“As you climbed the rickety stairs of an old woolshed at Sydney harbour in 1944, you would hear the thrum of clicks and buzzes. Rows of men and women in uniforms and headsets would be tapping away vigorously at small machines, under the careful watch of their young female trainers. Presiding over the cacophony was a tiny woman, known to everyone as ‘Mrs Mac’, one of Australia’s wartime legends.” — Allen & Unwin Publishing, Radio Girl by David Dufty
Florence Violet McKenzie should be a household name!
She was Australia’s first female electrical engineer.
She trained thousands of young women and men in Morse Code.
She was instrumental in getting Australian women into the armed forces during World War II.
She wrote a best-selling cookbook.
She was an ABC presenter in its first year of existence.
She was a lifelong advocate for inclusivity in education and use of technology.
At 3Ai we feel a special connection to Florence Violet McKenzie. Our Director Distinguished Professor Genevieve Bell is the inaugural Florence Violet McKenzie Chair. The Chair is an initiative of the ANU College of Engineering and Computer Science and represents Florence Violet McKenzie’s pioneering spirit and lifelong pursuit of inclusive use of technology in society. We proudly acknowledge and celebrate Florence Violet McKenzie and her legacy. You can click here to find out more about the Florence Violet McKenzie Chair.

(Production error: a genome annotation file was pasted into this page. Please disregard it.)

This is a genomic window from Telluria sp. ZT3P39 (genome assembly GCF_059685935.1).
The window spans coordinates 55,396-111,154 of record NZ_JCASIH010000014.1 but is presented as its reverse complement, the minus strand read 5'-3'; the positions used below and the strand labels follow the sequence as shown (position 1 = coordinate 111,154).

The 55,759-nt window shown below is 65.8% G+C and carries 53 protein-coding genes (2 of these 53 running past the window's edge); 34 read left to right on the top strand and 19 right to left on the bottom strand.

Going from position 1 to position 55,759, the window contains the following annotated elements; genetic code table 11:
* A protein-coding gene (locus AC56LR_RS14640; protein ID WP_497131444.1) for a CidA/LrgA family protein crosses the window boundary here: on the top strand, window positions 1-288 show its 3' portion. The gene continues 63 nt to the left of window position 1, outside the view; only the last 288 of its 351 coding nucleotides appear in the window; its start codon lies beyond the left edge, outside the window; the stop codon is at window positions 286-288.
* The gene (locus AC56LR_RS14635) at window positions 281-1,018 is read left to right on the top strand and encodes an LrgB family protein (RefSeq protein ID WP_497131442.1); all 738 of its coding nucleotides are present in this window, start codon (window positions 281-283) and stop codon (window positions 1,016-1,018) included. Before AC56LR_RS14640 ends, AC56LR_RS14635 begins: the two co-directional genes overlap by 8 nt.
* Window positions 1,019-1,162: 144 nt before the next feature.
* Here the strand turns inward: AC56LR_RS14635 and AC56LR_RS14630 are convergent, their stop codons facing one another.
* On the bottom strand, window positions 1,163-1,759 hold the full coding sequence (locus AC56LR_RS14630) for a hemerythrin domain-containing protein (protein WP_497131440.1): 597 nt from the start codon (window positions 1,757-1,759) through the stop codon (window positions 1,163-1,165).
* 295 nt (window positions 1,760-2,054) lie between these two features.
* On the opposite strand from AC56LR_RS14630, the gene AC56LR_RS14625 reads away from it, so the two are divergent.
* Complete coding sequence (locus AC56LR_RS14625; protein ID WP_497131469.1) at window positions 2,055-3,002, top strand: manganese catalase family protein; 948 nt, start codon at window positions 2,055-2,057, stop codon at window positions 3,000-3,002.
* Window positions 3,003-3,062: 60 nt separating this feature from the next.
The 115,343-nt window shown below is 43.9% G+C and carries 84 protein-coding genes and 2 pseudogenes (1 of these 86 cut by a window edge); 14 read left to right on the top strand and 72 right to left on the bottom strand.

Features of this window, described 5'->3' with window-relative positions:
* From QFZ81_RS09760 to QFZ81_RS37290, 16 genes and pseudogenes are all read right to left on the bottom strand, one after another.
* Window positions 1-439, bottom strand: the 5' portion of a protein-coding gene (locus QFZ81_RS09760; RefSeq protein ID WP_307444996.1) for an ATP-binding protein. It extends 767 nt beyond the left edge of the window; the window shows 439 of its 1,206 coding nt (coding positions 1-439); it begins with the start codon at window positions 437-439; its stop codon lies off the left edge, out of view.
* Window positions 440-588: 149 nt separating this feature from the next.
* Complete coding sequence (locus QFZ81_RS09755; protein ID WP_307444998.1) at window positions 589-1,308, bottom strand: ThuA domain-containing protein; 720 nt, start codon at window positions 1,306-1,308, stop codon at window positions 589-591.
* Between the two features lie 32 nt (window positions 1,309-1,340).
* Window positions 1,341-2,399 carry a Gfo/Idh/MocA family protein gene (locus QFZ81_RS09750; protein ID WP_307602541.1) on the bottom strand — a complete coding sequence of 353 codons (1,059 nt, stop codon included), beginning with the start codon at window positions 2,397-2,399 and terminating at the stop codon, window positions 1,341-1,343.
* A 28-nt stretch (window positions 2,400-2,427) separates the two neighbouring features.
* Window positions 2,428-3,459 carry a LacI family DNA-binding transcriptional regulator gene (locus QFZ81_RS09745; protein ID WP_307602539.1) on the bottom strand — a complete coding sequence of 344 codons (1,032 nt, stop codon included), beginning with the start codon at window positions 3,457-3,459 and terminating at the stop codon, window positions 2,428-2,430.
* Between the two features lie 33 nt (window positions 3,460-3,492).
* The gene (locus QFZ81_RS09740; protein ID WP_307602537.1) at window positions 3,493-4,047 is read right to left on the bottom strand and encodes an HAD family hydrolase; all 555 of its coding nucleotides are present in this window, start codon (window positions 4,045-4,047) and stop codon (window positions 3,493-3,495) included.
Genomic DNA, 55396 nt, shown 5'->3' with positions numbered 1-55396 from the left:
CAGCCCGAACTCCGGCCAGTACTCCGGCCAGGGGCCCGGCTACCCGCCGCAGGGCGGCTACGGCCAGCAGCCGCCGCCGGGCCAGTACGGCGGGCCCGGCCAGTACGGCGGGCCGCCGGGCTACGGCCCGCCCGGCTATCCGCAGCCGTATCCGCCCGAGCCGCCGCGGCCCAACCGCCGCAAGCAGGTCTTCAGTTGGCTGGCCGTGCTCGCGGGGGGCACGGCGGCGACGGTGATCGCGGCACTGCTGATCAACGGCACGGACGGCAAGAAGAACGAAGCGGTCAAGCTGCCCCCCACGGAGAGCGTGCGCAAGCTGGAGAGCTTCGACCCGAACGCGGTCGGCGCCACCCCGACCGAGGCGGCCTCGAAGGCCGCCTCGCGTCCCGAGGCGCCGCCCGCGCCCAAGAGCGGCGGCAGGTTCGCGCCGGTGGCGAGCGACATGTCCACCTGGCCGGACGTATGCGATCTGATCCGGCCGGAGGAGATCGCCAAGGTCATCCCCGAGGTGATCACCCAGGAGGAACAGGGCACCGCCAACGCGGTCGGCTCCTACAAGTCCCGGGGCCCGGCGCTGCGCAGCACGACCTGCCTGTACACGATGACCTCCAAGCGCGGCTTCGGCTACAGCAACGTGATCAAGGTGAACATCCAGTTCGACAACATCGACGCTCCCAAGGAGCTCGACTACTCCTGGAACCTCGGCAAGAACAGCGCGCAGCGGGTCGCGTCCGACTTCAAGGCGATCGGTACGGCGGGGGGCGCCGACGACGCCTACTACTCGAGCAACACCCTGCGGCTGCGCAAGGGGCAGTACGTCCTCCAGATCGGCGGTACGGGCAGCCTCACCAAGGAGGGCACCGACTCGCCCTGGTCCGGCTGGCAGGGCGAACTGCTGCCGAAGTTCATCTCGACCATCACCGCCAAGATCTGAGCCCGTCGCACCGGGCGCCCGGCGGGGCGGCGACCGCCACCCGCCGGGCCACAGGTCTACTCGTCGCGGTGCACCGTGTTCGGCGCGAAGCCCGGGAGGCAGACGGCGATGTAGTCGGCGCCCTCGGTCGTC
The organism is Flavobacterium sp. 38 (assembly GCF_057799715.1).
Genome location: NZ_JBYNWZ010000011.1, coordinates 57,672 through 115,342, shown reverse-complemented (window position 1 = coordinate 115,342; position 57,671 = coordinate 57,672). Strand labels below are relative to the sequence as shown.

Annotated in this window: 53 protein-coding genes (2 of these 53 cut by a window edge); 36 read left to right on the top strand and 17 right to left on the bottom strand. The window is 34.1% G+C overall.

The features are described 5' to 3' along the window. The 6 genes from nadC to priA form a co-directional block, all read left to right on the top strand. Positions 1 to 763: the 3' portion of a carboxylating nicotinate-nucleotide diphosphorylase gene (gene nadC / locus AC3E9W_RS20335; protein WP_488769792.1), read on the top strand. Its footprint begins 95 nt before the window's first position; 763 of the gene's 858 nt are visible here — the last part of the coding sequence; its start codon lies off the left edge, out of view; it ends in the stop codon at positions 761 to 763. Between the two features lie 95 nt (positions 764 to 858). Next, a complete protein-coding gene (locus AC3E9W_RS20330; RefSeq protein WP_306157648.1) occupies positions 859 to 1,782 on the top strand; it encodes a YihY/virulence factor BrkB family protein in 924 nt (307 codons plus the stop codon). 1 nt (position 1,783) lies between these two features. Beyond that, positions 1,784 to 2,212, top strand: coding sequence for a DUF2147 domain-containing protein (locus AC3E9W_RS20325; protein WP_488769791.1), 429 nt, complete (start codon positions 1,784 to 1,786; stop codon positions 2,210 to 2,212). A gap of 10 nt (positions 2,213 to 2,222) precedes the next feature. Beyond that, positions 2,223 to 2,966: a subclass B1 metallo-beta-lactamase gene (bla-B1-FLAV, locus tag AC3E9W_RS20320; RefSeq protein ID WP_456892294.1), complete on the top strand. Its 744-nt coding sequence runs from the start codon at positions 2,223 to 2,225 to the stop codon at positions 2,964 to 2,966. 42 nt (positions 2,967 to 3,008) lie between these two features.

The 3A Institute is proud to promote the book, Radio Girl by David Dufty — a biography of the extraordinary life of Florence Violet McKenzie. We hope that you will be as inspired by her incredible story and achievements as we are.
A taste of the book
“A smart girl from a poor mining town who loved to play with her father’s tools, Florence Violet McKenzie became an electrical engineer, a pioneer of radio and a successful businesswoman. As the clouds of war gathered in the 1930s, she defied convention and trained young women in Morse code, foreseeing that their services would soon be sorely needed. Always a champion of women, she was instrumental in getting Australian women into the armed forces.
Mrs Mac was adored by the thousands of young women and men she trained, and came to be respected by the defence forces and the public too for her vision and contribution to the war effort. David Dufty brings her story to life in this heartwarming and captivating biography.”
– Allen & Unwin Publishing, Radio Girl by David Dufty
About the author
David Dufty has a PhD in psychology, and has worked as a statistician and social researcher at the University of Memphis, Newspoll, and the Australian Bureau of Statistics. His book The Secret Code Breakers of Central Bureau won the 2017 Nib Military History Prize.